- Connecticut allows for parole.
- Connecticut allows for mandatory LWOP and JLWOP. See Conn. Gen. Stat. Ann.§ 53a-53a.
- Juveniles can be transferred to adult court at age 14.
The Connecticut Supreme Court has interpreted the Connecticut Constitution’s due process clauses to prohibit cruel and unusual punishment. These clauses are as follows:
Conn. Const. Art. I. (2011)
That the great and essential principles of liberty and free government may be recognized and established, WE DECLARE:
Sec. 1. (Equality of rights.)
All men when they form a social compact, are equal in rights; and no man or set of men are entitled to exclusive public emoluments or privileges from the community.
Sec. 8. (Rights of accused in criminal prosecutions. What cases bailable. Speedy trial. Due process. Excessive bail or fines. Presentment of grand jury, when necessary.)
In all criminal prosecutions, the accused shall have a right to be heard by himself and by counsel; to be informed of the nature and cause of the accusation; to be confronted by the witnesses against him; to have compulsory process to obtain witnesses in his behalf; to be released on bail upon sufficient security, except in capital offenses, where the proof is evident or the presumption great; and in all prosecutions by indictment or information, to a speedy, public trial by an impartial jury. No person shall be compelled to give evidence against himself, nor be deprived of life, liberty or property without due process of law, nor shall excessive bail be required nor excessive fines imposed. No person shall be held to answer for any crime, punishable by death or life imprisonment, unless on a presentment or an indictment of a grand jury, except in the armed forces, or in the militia when in actual service in time of war or public danger.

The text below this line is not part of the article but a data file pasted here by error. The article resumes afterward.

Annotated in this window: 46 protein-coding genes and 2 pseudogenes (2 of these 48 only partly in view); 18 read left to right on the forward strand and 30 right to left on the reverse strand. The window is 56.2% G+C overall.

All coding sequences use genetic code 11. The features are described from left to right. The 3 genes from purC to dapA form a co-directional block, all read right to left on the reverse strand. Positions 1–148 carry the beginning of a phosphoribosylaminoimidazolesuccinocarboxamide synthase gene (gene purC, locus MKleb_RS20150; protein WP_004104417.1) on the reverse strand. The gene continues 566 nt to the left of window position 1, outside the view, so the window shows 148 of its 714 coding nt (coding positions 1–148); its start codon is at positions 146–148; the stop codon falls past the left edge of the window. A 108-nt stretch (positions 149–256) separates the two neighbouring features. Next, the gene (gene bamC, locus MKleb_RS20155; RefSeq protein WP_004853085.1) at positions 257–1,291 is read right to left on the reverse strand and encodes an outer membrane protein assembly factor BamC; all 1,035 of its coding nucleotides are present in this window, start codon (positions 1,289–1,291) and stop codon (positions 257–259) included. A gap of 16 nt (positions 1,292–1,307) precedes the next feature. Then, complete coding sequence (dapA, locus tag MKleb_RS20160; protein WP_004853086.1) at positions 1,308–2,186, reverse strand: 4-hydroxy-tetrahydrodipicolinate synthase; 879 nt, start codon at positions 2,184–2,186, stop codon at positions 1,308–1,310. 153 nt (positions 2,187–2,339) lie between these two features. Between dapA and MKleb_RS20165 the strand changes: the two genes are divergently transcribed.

Sec. 9. (Right of personal liberty.)
No person shall be arrested, detained or punished, except in cases clearly warranted by law.
NOTE: While the Connecticut Supreme Court has not yet found the due process clauses of the Connecticut Constitution to be broader than the Eighth Amendment, it has reserved the right to adopt a broader interpretation as the needs and expectations of Connecticut citizens change.
- Sentencing Guidelines System – Connecticut does not have sentencing guidelines
- Habitual Offender Statutes –
- Conn. Gen. Stat. § 53a-40 (2012) -- Sec. 53a-40. Persistent offenders: Definitions; defense; authorized sentences; procedure.
- Conn. Gen. Stat. § 53a-40d (2012) -- Sec. 53a-40d. Persistent offenders of crimes involving assault, stalking, trespass, threatening, harassment, criminal violation of a protective order or criminal violation of a restraining order. Authorized sentences.
Unless clearly invalid, a statute is presumed to be constitutional. State v. Kyles, 169 Conn. 438, 442 (Conn. 1975) (citing Schwartz v. Kelly, 140 Conn. 176, 179 (Conn. 1953)).
State Constitution & Proportionality
The due process clauses of the Connecticut Constitution (Sections 1, 8, and 9) impliedly prohibit cruel and unusual punishments. State v. Webb, 238 Conn. 389, 402 (Conn. 1996) (citing State v. Ross, 230 Conn. 183, 245-47 (Conn. 1994)); State v. Santiago, 305 Conn. 101, 249-253 (Conn. 2012); State v. Reynolds, 824 A.2d 611, 757 (Conn. 2003).